Here in Australia we’re in the middle of winter and over the last few days many areas have experienced particularly cold snaps. On Queensland’s Sunshine Coast where I live, we shiver and rug up if it gets below 18 degrees Centigrade. (64 degrees Farenheit).
Regardless of where you live, there’s nothing more comforting in winter than snuggling up on the couch under a blanket in front of a roaring fire with a hot chocolate and a can’t-put-it-down book. (I don’t have a fireplace but I can dream!)
Writers are by definition avid readers – that’s how we learn our craft. As Steven King says, if you want to be a writer, you must do two things above all others – read a lot and write a lot. For me and I guess most readers, a book is a chance to immerse myself in another world. Escapism is a common term used to describe it but for me it’s more than that, because I often learn things about myself and the world – from fiction as well as non-fiction. And books serve different functions – some are light and funny, pure entertainment, while others make you think, their themes and characters resonating with you and staying with you long after you finish the book.
Author and blogger Joanna Penn has written an interesting and comprehensive blog on her reading habits called Reading Habits of a Digital Junkie. She says that she rarely reads print books and no longer buys them, reading almost exclusively on her Kindle, on which she has over 1000 books stored.
I must confess to a foot in both camps here – I like both print and e-books. I love my Kindle because it’s very portable and I always take it travelling with me. I love the immediacy of the buying process – I see a book on Amazon I want to read, one click and it’s on my Kindle. (Which can also be a trap for compulsive book buyers).
But there’s something about a print book that I can’t let go of. It’s the sensory experience – the colour and design of the cover, the crisp new pages holding the promise of the journey within them and their fresh, newly minted aroma. Yes, I have to fess up: I’m a book sniffer. It’s essential for me to have a whiff of the pages before I dive in, to the amusement of my partner. It doesn’t matter if the book is new, second hand or borrowed from the library. (I know I’m not alone in this – come on, I know you’re out there!) I’ve written about my affliction here on my previous blog.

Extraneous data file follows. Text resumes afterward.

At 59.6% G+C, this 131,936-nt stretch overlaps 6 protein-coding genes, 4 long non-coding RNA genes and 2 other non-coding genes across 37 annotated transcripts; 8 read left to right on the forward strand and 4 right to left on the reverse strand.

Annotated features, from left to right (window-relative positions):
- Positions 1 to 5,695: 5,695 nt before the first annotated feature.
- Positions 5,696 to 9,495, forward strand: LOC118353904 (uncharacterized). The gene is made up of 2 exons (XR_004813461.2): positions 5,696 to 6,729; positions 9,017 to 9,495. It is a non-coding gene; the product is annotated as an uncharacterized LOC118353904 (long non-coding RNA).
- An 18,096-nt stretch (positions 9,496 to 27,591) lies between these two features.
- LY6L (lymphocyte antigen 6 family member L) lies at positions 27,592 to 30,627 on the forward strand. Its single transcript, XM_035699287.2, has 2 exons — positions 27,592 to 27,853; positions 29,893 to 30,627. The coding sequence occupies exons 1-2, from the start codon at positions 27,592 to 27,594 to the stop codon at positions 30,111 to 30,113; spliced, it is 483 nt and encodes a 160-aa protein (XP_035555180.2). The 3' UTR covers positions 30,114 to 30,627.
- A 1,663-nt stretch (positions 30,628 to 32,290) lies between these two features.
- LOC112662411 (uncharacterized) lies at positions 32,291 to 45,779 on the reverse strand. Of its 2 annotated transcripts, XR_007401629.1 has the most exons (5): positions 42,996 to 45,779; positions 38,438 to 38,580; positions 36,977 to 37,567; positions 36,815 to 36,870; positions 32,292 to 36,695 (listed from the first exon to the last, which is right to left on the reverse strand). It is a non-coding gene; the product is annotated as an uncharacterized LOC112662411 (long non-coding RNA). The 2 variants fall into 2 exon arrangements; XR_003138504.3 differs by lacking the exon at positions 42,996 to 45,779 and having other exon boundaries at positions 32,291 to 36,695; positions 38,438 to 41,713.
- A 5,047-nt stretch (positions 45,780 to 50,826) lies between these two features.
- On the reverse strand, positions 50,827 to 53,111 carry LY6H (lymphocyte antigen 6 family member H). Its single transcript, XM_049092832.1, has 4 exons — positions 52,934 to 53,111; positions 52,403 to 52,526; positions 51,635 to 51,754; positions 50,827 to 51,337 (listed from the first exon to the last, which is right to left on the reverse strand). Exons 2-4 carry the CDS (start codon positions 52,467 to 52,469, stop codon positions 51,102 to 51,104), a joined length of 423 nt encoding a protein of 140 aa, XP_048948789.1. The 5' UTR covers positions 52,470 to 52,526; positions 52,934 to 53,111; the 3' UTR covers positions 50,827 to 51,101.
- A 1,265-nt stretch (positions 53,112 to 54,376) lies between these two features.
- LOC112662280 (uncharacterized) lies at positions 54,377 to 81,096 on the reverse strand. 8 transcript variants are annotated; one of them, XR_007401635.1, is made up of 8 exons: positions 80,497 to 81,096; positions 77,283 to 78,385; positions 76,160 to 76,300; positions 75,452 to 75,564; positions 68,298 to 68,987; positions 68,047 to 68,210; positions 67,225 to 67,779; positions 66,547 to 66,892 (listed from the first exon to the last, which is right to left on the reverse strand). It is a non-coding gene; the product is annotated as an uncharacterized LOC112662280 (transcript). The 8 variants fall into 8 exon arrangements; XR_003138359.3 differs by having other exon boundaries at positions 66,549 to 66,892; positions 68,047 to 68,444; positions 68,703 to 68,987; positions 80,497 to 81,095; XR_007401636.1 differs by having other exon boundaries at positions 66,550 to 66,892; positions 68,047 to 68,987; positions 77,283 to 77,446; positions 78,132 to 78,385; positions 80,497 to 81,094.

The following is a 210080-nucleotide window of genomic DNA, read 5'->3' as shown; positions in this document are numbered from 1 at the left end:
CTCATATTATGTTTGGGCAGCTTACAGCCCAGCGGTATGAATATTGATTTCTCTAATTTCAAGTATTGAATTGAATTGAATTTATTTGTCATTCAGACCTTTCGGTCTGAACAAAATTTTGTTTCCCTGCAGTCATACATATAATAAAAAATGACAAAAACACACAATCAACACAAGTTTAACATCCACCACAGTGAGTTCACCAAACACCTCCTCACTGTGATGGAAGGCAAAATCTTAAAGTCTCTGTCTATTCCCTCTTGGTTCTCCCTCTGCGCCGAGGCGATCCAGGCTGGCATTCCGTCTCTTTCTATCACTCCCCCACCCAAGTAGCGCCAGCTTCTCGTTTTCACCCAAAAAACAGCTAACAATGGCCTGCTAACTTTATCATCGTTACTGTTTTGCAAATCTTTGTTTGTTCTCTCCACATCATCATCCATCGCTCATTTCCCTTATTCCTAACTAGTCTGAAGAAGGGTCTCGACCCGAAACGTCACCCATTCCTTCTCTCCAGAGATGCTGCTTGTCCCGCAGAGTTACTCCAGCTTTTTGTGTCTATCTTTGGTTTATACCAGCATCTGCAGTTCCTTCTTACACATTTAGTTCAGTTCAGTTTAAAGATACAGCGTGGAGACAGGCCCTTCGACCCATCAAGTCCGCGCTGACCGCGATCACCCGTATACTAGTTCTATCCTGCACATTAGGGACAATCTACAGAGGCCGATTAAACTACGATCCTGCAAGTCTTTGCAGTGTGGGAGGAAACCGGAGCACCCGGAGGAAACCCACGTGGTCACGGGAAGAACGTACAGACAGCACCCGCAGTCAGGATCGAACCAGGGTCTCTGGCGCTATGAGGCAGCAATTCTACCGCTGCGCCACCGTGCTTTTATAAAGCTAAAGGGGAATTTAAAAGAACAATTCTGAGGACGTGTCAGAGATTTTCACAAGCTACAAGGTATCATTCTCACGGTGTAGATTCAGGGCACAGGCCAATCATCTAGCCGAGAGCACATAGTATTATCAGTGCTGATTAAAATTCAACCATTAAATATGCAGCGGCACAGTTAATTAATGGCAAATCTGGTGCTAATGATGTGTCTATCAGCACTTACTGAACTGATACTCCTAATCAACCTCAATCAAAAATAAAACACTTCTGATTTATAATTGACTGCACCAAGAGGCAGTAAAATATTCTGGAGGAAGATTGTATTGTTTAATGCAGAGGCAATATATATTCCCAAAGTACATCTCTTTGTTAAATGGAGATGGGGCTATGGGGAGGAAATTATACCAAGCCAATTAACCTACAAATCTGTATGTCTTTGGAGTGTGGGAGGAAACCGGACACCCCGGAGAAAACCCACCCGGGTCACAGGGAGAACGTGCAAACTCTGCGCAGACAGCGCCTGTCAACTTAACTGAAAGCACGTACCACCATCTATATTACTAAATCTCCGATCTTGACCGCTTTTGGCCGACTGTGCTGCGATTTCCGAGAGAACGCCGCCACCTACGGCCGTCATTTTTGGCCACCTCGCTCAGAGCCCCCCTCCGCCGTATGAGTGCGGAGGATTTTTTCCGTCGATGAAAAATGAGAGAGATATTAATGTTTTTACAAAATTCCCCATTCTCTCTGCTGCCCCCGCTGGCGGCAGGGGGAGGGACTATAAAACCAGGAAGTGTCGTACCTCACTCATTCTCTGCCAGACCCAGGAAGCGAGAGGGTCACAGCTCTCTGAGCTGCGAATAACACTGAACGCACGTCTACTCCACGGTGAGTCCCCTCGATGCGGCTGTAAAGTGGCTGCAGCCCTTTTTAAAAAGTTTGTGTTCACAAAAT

I like reading the recommendations of other readers (Goodreads is a great site to post your own reviews and read other peoples’) and that’s often how I find books that interest me. So if you’re looking for a good book to cuddle up to, here are 10 of my favourites. I’ve tried to include as wide a variety as I can, but you won’t find any category romance, spec fiction or fantasy, as they’re not my cup of tea.
I’ve included a link to each book’s site on Amazon, if you’d like to purchase it.
Suspense/thriller: The Kind Worth Killing by Peter Swanson
On a night flight from London to Boston, Ted Severson meets the mysterious Lily Kintner. Sharing one too many martinis, the strangers begin to play a game of truth, revealing intimate details about themselves. When Ted reveals he’d like to kill his wife Miranda, Lily offers to help. Their bond grows stronger as they plot Miranda’s demise, but soon these co-conspirators are embroiled in a game of cat-and-mouse with a shrewd and very determined detective on their tail.
This book had me reading into the early hours of the morning. The plot, characters and narrative tension are excellently executed. It’s not your typical psychological thriller and the author breaks quite a few writing “rules” (which I can’t mention without including spoilers) but he pulls it off well. Due to the multiple viewpoint structure, he manages to evoke empathy for some otherwise rather unlikable characters. I loved the ending – implied but totally satisfactory.
Buy here The Kind Worth Killing: A Novel
Historical Fiction: All That I Am by Anna Funder. Set in Germany leading up to the rise of Hitler, this is the story of eighteen-year-old Ruth Becker, who with her lover, journalist Hans Wesemann, eagerly joins in the heady activities of the militant political Left in Germany. Ten years later, when Hitler is elected chancellor of Germany, Ruth and Hans, together with her cousin Dora and her lover, become hunted outlaws overnight and are forced to flee to London. They dedicate themselves to a dangerous mission: to inform the British government of the very real Nazi threat to which it remains wilfully blind.